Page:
A series of deeply troubling allegations has emerged regarding several Florida nursing homes where it is alleged negligence and neglect led to horrible injuries and, in some cases, death. Some of the victims and/or survivors have filed lawsuits. Others have not, but criminal authorities have interceded.
The facilities under fire include two in Winter Haven, two in Lakeland and one in Bartow. The cases each involve alleged instances of care coordinators placing the interests and profits of the facilities before the people for whom they should have been caring.
The first case involves a man who, following a five-month stay at a nursing center, had to have his leg amputated above-the-knee after an untreated sore became infected. According to the complaint, the sore was ignored by staffers and ultimately, the infection spread out-of-control, requiring an amputation to save his life.
Additionally, the patient alleged he suffered numerous falls. The center has countered the patient’s injuries stem from pre-existing conditions.
Our West Palm Beach nursing home abuse lawyers understand this same center has come under fire multiple times by state investigators, who fined the facility repeatedly for safety and care violations between 2009 and 2013, according to state records.
In the next case, a 23-year-old certified nursing assistant who was hired by a Winter Haven assisted-living facility as its resident care coordinator pleaded no contest to elderly neglect criminal charges recently. According to prosecutors, she had an “unspoken rule” that staffers were barred from calling 911 without first contacting her. In April 2013, an 80-year-old patient began complaining of stabbing pains in his eye. Staffers tried calling the care coordinator repeatedly. Four hours later, after the sixth phone call, they got through to her. Only then did they finally contact 911. At the hospital, doctors learned he was having a stroke. His brain had begun to hemorrhage. He died a few hours later.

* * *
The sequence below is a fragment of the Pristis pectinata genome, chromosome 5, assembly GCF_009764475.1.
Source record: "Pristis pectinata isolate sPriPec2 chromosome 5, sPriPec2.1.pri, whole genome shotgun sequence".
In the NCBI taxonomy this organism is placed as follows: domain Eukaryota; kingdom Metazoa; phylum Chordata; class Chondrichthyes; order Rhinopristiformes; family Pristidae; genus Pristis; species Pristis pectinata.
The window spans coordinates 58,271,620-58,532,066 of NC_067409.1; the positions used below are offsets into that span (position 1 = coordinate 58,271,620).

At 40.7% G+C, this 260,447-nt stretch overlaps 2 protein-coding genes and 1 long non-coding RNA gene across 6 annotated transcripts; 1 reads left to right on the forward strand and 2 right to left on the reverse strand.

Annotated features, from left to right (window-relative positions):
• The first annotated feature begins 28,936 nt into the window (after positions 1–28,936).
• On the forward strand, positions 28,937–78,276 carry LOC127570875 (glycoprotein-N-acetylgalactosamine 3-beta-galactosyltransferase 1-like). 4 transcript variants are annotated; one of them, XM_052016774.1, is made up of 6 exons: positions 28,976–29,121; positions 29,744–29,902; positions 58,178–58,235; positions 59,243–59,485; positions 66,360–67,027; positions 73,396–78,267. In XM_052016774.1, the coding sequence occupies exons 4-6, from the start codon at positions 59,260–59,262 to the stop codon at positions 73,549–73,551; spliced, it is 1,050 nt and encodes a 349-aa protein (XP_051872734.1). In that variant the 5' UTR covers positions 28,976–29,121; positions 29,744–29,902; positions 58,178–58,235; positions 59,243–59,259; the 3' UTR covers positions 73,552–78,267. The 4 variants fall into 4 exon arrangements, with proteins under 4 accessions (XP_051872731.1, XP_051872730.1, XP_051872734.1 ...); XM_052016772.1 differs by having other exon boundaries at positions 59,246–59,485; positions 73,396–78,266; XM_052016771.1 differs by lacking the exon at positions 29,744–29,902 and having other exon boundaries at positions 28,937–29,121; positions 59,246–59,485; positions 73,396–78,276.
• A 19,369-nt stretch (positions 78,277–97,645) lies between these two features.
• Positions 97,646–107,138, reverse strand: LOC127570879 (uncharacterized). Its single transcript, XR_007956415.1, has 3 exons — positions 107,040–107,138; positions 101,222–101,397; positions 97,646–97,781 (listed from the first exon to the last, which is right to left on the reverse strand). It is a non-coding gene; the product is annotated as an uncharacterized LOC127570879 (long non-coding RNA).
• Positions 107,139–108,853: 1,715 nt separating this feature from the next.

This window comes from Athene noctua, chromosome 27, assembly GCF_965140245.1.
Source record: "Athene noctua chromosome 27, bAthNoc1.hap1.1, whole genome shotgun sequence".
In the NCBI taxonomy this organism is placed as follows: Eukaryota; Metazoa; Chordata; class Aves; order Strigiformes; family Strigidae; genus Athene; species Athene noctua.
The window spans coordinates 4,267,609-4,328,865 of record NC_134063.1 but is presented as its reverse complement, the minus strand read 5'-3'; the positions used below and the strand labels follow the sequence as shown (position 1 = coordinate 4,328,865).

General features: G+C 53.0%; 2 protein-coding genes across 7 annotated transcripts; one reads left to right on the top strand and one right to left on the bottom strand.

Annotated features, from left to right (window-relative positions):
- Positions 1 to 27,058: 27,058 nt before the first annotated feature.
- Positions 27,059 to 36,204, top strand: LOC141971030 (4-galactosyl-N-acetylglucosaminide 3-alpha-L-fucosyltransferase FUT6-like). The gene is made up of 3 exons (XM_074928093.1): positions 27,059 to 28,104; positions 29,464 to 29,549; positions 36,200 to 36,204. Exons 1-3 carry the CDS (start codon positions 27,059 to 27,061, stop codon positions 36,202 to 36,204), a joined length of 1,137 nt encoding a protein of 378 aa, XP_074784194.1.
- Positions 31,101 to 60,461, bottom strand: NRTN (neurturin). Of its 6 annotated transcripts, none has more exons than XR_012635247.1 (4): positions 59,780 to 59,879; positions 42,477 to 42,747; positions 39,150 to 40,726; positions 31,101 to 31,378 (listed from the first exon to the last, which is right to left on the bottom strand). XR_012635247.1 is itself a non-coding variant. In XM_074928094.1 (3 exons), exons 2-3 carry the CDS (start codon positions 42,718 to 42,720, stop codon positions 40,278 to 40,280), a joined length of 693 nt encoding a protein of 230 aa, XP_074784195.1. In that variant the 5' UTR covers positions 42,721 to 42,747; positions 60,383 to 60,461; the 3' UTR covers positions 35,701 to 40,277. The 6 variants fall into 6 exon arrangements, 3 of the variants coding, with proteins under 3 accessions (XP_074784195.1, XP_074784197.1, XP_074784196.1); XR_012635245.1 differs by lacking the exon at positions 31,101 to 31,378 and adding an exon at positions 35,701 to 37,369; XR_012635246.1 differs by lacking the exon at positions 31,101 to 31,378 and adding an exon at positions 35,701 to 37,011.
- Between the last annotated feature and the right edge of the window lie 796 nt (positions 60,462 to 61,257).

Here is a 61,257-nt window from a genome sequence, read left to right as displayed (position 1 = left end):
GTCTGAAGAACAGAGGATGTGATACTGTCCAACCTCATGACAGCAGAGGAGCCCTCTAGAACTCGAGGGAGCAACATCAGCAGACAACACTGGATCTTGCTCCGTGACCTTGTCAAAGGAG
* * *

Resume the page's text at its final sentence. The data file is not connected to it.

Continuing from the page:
She was later fired from her job. Her CNA license was revoked, and the criminal court also prohibited her from providing direct care or supervision to any vulnerable persons, including the elderly. There is not indication as of yet the family has pursued civil action.
In the latter three cases, lawsuits were filed alleging the nursing home facilities developed admission policies that involved accepting sicker and sicker patients, without bolstering the staff levels to ensure those patients would receive adequate care.
In one of those cases, a patient developed a c-diff infection and severe dehydration while receiving care at the nursing home. The conditions ultimately led to her death, the suit alleges.
In another case, a woman developed severe bedsores, blood sugar that was dangerously low and, eventually gangrene in his right foot requiring him to undergo emergency surgery to initiate a below-the-knee amputation. He was also malnourished and dehydrated and died not long after discharge.
The third woman’s family alleges the facility failed to monitor her for signs and symptoms of infection, and she died shortly after discharge from the facility.
The nursing homes in question in the last three cases rank in the bottom one-fifth of nursing homes in the region, and have repeatedly been subjected to state fines for below-standard care.
If you or a loved one has been injured in a nursing facility, contact the Hollander Law Firm at (888) 751-7770 for a free and confidential consultation. There is no fee unless we win.
Suit Claims Nursing Home Was Negligent, Jan. 11, 2015, By Robin Williams Adams, The Ledger
Nursing Centers Face Lawsuits in 3 Deaths, Jan. 3, 2015, By Robin Williams Adams, The Ledger
Ex-supervisor gets probation in patient’s death, Jan. 10, 2015, By Cody Dulaney, The Ledger
More Blog Entries:
Martin v. Dematic – Wrongful Death Limitations Statute Tolled, Jan. 9, 2015, West Palm Beach Nursing Home Abuse Lawyer Blog